Rocktype Sandstone (soft)
Altitude 109m a.s.l
On the girdle traverse, Bowles Rocks © John Stainforth
Routes up to 10m, either for soloing or toproping. Better routes include Fandango (5c), Digitalis (6a) and The Thing (6b). Owned by Bowles Outdoor Pursuits Centre - there is a small charge of £5 for adults before 5pm, £4 after 5pm and £3 for children. All funds go to upkeep of the rocks, toilet facilities on site as well as providing outdoor activities for disadvantaged young people. It is a one minute walk from the car park to the crag.
A carpet sample or mat is essential for cleaning your feet before you climb - this significantly reduces wear on the crag.
Bowles is keen to do more for climbers and any feedback is welcome - email firstname.lastname@example.org
From the A26 between Tunbridge Wells and Crowborough. The turnoff is about 1km (0.6mi) after Eridge station on the left if going twds Crowborough.
Bowles is owned by the Bowles Rocks Trust and is run as a non-profit making charity. The Centre operates as an outdoor education centre providing instructional courses for groups and individuals. Bowles runs rock climbing courses for beginners, improvers and for indoor climbers moving outside. Bowles also operates 2 dry ski slopes which are open to the public.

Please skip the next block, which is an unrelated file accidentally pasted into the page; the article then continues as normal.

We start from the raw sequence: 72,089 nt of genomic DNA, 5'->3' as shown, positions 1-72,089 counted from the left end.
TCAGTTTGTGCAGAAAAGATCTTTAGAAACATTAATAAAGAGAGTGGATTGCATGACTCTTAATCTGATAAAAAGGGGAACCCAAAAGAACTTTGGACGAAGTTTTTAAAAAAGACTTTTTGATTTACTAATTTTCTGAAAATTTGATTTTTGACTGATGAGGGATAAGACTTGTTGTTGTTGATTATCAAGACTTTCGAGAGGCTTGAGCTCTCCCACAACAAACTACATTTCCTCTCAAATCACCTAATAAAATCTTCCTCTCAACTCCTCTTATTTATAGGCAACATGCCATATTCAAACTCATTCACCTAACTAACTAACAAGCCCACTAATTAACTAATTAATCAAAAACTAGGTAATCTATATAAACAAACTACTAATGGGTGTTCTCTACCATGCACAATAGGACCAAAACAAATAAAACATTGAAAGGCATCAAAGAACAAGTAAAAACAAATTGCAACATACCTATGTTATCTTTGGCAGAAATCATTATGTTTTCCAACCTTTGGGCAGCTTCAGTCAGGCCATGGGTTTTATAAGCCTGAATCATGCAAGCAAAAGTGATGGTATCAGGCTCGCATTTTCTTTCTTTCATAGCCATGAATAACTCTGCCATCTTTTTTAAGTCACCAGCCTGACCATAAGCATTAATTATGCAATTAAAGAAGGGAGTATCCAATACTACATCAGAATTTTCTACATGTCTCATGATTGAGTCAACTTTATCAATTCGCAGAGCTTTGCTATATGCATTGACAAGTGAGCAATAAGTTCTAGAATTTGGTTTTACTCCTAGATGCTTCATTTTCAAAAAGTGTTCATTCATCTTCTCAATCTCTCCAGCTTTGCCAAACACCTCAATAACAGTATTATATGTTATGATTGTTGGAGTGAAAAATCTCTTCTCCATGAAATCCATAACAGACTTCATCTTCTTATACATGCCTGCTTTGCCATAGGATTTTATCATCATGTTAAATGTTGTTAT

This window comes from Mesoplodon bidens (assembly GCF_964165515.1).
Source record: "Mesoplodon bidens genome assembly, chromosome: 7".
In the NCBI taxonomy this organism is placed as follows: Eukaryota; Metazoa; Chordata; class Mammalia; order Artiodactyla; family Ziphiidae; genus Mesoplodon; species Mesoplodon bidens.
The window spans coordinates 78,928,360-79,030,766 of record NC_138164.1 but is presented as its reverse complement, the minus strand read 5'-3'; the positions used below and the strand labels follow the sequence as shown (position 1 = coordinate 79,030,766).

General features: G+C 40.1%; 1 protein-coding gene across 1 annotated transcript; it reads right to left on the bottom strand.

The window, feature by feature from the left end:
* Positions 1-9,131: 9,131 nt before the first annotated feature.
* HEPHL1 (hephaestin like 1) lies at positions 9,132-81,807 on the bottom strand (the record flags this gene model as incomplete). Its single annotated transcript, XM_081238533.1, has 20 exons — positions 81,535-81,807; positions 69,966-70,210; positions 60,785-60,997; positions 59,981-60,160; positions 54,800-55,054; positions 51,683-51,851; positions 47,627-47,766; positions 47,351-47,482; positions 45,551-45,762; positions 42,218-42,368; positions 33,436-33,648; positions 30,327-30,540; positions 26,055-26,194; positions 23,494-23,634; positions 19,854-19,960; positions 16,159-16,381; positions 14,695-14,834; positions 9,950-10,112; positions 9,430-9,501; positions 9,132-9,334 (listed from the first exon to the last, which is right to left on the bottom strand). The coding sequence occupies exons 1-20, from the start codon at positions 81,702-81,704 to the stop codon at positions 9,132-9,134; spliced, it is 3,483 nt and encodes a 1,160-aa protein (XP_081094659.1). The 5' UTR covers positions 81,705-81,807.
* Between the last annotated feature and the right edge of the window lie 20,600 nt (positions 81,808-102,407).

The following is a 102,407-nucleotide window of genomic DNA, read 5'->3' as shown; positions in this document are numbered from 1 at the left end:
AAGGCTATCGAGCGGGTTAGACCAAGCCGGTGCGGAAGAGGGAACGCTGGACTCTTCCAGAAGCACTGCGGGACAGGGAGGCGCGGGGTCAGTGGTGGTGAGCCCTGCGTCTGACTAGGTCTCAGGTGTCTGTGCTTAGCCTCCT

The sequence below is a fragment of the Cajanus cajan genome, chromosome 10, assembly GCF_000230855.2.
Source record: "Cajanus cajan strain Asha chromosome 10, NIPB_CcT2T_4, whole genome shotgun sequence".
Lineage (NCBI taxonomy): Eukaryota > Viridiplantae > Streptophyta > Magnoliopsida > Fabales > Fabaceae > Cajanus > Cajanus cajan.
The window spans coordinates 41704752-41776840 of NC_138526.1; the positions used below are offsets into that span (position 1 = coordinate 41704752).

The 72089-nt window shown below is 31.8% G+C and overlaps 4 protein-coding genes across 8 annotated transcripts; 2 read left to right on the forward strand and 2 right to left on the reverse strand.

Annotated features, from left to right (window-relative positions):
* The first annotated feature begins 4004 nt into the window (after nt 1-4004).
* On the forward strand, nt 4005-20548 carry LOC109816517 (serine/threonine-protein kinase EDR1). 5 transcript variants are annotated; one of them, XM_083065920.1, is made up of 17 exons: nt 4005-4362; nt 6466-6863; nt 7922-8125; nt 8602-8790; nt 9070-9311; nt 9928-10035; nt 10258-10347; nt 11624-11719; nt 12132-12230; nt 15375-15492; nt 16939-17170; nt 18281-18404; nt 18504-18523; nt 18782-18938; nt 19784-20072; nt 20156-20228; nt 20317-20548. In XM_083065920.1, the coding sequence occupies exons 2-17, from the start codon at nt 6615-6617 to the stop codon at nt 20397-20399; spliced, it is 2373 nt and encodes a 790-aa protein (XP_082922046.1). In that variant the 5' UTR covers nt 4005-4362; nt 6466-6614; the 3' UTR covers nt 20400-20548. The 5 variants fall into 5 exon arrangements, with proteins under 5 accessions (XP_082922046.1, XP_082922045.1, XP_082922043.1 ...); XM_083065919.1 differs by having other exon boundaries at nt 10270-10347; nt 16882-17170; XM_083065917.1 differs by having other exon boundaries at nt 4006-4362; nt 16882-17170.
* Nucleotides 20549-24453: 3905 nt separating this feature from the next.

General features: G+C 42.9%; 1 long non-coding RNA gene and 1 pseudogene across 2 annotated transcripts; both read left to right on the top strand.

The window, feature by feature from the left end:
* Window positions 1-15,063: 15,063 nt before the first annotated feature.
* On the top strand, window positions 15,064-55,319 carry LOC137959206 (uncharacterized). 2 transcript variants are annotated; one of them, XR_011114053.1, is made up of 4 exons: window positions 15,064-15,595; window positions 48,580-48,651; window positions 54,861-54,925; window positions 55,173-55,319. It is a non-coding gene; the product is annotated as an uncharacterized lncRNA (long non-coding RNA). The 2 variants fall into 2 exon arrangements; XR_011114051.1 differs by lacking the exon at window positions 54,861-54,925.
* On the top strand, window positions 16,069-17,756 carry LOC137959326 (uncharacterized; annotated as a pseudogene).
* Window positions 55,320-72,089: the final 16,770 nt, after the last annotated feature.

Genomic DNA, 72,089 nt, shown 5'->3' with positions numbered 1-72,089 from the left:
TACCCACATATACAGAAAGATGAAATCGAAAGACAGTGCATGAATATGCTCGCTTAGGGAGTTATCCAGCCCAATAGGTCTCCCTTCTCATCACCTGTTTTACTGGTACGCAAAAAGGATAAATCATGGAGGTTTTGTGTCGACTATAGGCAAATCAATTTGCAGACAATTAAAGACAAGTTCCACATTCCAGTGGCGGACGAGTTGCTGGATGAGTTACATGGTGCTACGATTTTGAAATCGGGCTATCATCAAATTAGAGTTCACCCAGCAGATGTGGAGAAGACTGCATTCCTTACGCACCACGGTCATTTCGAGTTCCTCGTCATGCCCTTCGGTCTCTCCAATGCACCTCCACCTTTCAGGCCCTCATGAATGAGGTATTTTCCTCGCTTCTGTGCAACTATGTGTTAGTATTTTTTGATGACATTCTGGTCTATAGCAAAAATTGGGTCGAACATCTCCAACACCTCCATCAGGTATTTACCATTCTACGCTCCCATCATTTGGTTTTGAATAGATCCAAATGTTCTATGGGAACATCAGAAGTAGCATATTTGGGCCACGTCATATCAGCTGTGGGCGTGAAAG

Tel. (01892) 665665
email: email@example.com or visit www.bowles.ac.
A scheme known as ‘Open Climbing’ operates, which means you can climb anywhere not required by the Centre’s instructional courses. It is occasionally necessary to close the rocks completely, but this is extremely rare. Bowles charges for climbing, the present rates being £4 a day, £3 after 5pm, £2 for children and £30 for a season ticket.
At weekends and some evenings someone will come round to collect payment. In office hours please pay in the office. Otherwise put your money in one of the boxes at the far end of the car park or in the office porch. There are vending machines for hot and cold drinks in the Cabin, the small building by the ski slope. Under-18 climbers are only allowed if supervised by a parent, a legal guardian, or a qualified instructor holding authorization from Bowles. Dogs must be kept on a lead, and any mess cleared up. There are a number of routes with cut holds dating back to the 1960s, and it is hoped that no more of these will appear. Most of the vandalized routes can be climbed on natural features only. The Centre discourages the use of chalk on easy routes and requests it is used sparingly on the harder ones. Contrary to the Sandstone Code of Practice, you may see abseiling in certain areas by groups under Bowles instruction where care is taken to protect the rock. The BMC and Bowles management ask climbers to refrain from this potentially damaging activity. There are belay-bolts above nearly all the climbs, and in a few cases these have wire extensions.